fbpx

The Ultimate Guide to Understanding Debt

The Ultimate Guide to Understanding Debt

The Ultimate Guide to Understanding Debt

Debt is bad… or is it?     

A common misconception people have is that all debt is bad. After all, you’re put at the mercy of the person or institution that lent you money. 

The truth, however, is not as clear-cut as it seems. Let us help you gain a better understanding of what debt is and how some debt can help you earn rather than lose.

What is Debt, Really?

Debt, at its core, is money owed by one party to another. In a debt arrangement, the borrower is permitted to make the loan. It also states the terms of the loan, such as the date for repaying the balance, interest rate, and more. 

Two types of debt exist—secured debt and unsecured debt. Secured debt is when the borrower uses an asset as collateral for the loan. If the borrower fails to repay as agreed, the creditor can seize the asset. Conversely, unsecured debt does not have the backing of an asset. Debt collection for unsecured debt can result in legal action if the borrower fails to repay.

Some of the most common forms of debt are:

  1. Credit Card Debt

    Credit card debt arises from being unable to pay the monthly balance on your credit card. This form of unsecured debt is unfortunately very common, with the United States’ total credit card debt reaching around $438.8 billion in 2019. Credit card debt can be challenging to get rid of due to high interest rates and rigid payment schedules.

  2. Personal Loans

    This is money borrowed from a financial institution—banks, credit unions, or online lenders—to be used for almost any reason. Having your house repaired or purchasing an appliance can be reasons to take out a personal loan. A typical personal loan will provide money to the borrower in a lump sum and repaid to the lender in fixed monthly installments.

  3. Student Loans

    What sets a student loan apart from a personal loan is that the former is specially designed for funding education. You can apply for this from either private and federal institutions. While student loans can be less expensive than other loans and are easier to apply for, they can be tricky to manage and may keep you in debt for longer.

  4. Mortgage

    A mortgage is a form of debt in which people and businesses can purchase real estate without paying the full price upfront. The loan is paid over several years with interest. If the borrower fails to repay or “defaults” on the mortgage, the property is foreclosed and sold to clear the debt.

  5. Business Debt

    Businesses often take on debt to take advantage of growth opportunities. Business loans and lines of credit can be used to finance expansions, hire more employees, or boost cash flow during a crisis.

Good vs. Bad Debt

If the debt increases your net worth or has future value, it’s good debt. If it devalues or takes away money from you regularly, it’s bad debt.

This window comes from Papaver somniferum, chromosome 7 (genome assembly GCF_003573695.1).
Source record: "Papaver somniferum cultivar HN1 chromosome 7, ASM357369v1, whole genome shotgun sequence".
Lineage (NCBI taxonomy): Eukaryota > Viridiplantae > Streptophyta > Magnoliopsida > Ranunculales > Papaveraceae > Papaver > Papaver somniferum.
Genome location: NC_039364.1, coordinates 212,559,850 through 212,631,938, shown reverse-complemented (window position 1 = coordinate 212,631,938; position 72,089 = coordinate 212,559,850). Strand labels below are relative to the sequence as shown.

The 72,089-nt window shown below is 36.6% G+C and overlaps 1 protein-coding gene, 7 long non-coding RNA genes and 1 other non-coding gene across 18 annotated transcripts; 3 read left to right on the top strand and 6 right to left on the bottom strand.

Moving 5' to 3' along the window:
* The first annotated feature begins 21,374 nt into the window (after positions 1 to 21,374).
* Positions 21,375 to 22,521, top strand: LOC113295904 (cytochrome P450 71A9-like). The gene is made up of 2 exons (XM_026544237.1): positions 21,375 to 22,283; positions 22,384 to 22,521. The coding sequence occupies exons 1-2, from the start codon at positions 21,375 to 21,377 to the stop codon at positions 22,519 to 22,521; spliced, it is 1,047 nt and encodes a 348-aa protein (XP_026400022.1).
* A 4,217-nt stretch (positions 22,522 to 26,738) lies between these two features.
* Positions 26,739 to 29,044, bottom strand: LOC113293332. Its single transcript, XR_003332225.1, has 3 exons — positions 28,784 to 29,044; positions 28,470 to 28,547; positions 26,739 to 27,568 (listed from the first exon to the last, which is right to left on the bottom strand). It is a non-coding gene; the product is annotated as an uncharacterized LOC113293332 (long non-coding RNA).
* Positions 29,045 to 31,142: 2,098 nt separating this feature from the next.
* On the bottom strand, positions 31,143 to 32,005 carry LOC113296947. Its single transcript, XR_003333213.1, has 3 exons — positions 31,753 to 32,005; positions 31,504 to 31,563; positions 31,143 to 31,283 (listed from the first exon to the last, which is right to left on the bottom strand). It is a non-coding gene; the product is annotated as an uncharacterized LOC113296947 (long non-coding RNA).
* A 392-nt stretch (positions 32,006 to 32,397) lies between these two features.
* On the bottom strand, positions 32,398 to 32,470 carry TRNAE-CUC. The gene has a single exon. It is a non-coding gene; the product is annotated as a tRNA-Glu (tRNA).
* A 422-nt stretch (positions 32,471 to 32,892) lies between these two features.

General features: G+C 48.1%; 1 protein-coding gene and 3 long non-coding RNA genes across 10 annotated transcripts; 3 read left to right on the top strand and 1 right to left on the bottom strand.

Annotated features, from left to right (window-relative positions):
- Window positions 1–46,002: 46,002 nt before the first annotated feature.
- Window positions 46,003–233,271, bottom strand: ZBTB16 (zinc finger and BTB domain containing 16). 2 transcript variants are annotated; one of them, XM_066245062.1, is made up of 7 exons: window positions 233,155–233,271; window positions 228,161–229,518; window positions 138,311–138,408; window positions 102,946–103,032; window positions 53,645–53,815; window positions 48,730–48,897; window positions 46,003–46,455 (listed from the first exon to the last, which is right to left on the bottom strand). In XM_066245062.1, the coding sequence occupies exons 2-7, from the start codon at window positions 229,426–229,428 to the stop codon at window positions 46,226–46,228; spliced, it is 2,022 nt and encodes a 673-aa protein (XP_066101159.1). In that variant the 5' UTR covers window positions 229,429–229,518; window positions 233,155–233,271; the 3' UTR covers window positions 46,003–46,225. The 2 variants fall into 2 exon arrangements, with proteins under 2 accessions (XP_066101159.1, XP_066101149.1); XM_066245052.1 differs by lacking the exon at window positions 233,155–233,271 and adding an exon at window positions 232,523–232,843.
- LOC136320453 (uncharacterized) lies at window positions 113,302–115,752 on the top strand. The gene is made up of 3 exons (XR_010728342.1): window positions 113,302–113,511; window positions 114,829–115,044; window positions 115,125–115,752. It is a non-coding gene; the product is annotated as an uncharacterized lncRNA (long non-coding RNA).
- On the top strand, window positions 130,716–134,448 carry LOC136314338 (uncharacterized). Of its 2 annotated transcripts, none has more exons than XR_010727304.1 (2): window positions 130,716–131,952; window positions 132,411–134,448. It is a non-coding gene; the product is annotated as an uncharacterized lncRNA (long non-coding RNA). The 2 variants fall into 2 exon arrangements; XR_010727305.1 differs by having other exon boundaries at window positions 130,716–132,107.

Debt doesn’t need to be bad overall. It can also be a tool for growth and profit. On the one hand, borrowing money for something that can generate income or increase your wealth over time is a move that benefits you in the long run. On the other hand, if you incur debt for something that is losing its value or decreases your wealth, then it can be considered harmful.

Knowing how to spot the difference between good and bad debt can empower you to make proactive financial decisions while avoiding threats to your financial health.

Take this situation as an example: you take a loan of $50,000 to invest in buying new equipment for your established restaurant business. The loan will incur 7% interest and is payable over the course of two years. This loan becomes an example of good debt, as it helps improve your restaurant. In turn, better service can easily boost your restaurant’s income, making it possible for you to pay off the loan with ease.

Other examples of good debt include taking out a loan to repair fixtures in your rental apartment. By making repairs, you can raise the value of your property and rent it out for more money.

Here’s another example: you borrow $100,000 to purchase a duplex that already gets rented out. The property makes $10,000 yearly from rent, and the loan you take out has 12% interest. 

While this may seem like a worthwhile investment, the income from the property is only 10% of the total amount. Adding the 12% interest on top of this income, you’re more likely to lose money than gain it. In this case, this situation counts as bad debt.

Purchasing a new TV or car with loans is also a form of bad debt. Appliances and automobiles depreciate in value over time. Cars, specifically, also cost money to maintain regularly, draining your savings more.

Debts can be Beneficial, Too

The key to managing debt is to leverage it for growth and avoid taking too much all at once. With too much debt, interest rates and losses can easily snowball, making it extremely difficult or impossible to pay all of them off.

If you find yourself sitting on too much debt, here are some quick tips to help you settle them.

  • Increase sources of income

    Getting a side job or selling unwanted belongings can give you additional cash to settle your outstanding balances.

  • Cut unnecessary expenses

    From skipping on your daily to-go coffee to putting your wants on the back burner, keeping spending to a minimum will save you money that you can put into paying debts.

  • Find the right strategy for debt payment

    Choose to either pay the small balances first or tackle the debts with the highest interest rates; the important thing is to build your momentum to continue clearing your debts.

To learn more about how you can manage your money better and jumpstart building wealth, read our personal finance guide and check out Hacking Money’s online personal finance class today.

 

Leave a Reply